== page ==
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sandila
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I’m the partner with ADHD and would like to provide a little insight for you and others that are wondering why your spouse seems to get mad at you for pointing out things that he/she hasn’t done. It sounds like you’re being really patient and doing a great job under challenging circumstances of understanding and empathizing with her. I hope she really appreciates that, since your marriage would not work at all if you didn’t understand that she was suffering too. Like @Donkeylady, we have a couples counselor (with ADHD!) who has been extremely helpful and like @Donkeylady it seems like there are many strategies but that the main thing for your spouse to learn is to be able to take constructive criticism. For someone with ADHD, especially if it was undiagnosed and untreated for a long time, there is a lifetime of ADHD-related-shame that can come rear its head at any time. It’s incredibly frustrating to not feel like you can trust yourself to do the things you want to do, and gut-wrenching when you realize that you’re disappointing the people you love because of it. Plus we’re not so good at emotional self-regulation so when the shame gremlin (as Brene Brown calls it) comes rearing its head, basically you’re going to get tears or anger, sometimes both at the same time. Or alternately, a cool bitterness that means that emotions have been pretty much shut down, with a seemingly cavalier “this is just the way I am, deal with it” attitude. None of this really means that your partner doesn’t understand the impact it’s having on you and doesn’t feel bad about it. In fact, it’s all because she feels bad.

So the first step in making it possible to express frustration is to help her manage these feelings in a way that lets her be more open to critique. The next thing is to make sure you are requesting things of her that she is actually able to provide, and giving as much support as you can without burning yourself out. Support doesn’t mean doing everything for her, but it does mean approaching things as a team. Even if it’s her problem, you have to deal with the consequences, so it’s best for you and best for your marriage if you can both collaborate to help her solve the problems that she involuntarily creates for herself.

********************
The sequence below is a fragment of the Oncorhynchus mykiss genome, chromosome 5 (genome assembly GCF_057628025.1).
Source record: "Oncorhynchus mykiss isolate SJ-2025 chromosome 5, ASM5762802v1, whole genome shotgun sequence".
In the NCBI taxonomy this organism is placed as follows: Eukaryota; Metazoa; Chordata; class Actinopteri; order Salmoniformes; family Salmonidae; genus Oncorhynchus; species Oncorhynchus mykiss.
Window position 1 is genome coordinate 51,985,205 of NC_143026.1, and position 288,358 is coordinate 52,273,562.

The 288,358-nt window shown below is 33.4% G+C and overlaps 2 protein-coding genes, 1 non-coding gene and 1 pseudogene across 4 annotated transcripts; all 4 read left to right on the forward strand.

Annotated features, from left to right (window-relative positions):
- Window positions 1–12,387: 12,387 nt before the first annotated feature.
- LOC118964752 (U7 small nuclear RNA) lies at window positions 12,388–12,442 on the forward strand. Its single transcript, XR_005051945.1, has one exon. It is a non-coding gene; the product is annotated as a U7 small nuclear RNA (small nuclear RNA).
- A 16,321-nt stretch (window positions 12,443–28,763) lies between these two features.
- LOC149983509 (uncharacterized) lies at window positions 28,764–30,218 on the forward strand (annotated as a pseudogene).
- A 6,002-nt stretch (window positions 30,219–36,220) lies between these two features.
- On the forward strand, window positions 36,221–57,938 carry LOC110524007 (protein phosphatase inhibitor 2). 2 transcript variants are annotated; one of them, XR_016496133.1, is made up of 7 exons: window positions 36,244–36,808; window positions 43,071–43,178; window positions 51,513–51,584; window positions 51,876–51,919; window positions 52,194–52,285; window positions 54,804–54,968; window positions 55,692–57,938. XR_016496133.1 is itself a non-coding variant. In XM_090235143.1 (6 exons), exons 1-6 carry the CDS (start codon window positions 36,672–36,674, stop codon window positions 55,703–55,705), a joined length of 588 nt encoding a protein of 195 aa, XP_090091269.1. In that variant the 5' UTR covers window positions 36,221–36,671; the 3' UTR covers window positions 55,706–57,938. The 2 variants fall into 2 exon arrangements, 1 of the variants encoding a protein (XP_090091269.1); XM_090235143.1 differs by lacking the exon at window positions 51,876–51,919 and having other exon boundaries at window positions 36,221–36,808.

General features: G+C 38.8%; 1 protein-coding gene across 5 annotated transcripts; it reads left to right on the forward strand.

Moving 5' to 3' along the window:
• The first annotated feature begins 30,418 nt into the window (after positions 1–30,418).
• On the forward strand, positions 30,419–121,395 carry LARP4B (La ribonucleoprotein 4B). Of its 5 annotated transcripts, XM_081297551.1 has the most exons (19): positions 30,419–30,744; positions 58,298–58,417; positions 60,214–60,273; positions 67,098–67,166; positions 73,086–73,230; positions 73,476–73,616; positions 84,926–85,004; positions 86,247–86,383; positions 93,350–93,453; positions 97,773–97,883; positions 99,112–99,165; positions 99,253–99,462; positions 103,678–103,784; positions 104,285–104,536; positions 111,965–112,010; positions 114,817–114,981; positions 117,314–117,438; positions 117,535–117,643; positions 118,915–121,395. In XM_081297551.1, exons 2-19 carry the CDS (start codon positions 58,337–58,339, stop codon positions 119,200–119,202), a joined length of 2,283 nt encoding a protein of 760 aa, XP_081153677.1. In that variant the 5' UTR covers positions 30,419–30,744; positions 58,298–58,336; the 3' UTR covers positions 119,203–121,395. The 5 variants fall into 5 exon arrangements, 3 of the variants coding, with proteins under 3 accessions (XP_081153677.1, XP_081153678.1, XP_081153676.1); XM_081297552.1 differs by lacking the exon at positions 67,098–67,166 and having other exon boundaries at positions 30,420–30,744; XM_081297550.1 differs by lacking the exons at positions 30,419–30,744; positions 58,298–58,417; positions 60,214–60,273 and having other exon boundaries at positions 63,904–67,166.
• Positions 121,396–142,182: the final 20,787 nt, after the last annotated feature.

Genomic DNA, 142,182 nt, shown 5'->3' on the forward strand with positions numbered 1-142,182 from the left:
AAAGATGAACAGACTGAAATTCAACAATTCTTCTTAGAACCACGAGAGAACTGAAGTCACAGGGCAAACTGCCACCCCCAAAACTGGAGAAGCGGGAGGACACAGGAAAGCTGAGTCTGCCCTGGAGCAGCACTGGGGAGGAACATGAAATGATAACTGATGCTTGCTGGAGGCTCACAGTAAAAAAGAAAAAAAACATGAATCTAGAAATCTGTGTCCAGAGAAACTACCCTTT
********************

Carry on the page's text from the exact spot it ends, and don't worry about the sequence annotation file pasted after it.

Have you read or watched Brene Brown? If not, I highly suggest you and your wife both do. There are two big things in particular that she’s talked about that I think are relevant here. One is for you to consider the possibility or act as if people are truly doing the best they can, even if they are constantly screwing up. I know you are patient and empathetic, probably more than most, but if on some level there is a part of you that thinks “well if she really cared, she could do this”, you need to work on that. Because she really cares, and she really can’t. Not always. I can’t guarantee that she’s always doing the best she can, but if you have a problem (like scheduling the counselor), think to yourself “What would I do if I really accepted that that this is the best she can do right now?” Maybe you would just do the thing yourself. Or maybe you would help her, in a non-judgmental and process-oriented way, to figure out what’s keeping her from doing it and try different strategies for making it happen.

Either way, it’s not fair. You shouldn’t have to do this. You do enough. It would be great if she could just follow through without additional effort on your part, but if that’s not happening, you basically have three choices, (1) keep getting frustrated with her, and seeing her defensively lash out, which may occasionally work but mostly will not and will lead to more frustration for both of you, (2) do the thing yourself, which will work in the short term, but if you do it all the time will likely stoke resentment in you and varied emotions in her (guilt, incompetence, entitled irresponsibility, hopelessness), or (3) work with her. Be her teammate, or sometimes her coach. In most relationships that kind of power dynamic could be bad, and while that could still be true here, I think (and others may disagree) that there are ways in which this could be totally healthy for an ADHD/non-ADHD pair. You want her to be better. She wants to be better. You both have the same goal. If you can get over your resentment about the fact that she can’t just do it without you and she can get over her defensiveness and learned helplessness and actually work with you, you can improve things. She’ll never cure the ADHD, but there are a TON of things that can help – daily practices and supports like medication, meditation, and exercise, and tactical tools like timeblocking, body doubling, checklists, etc.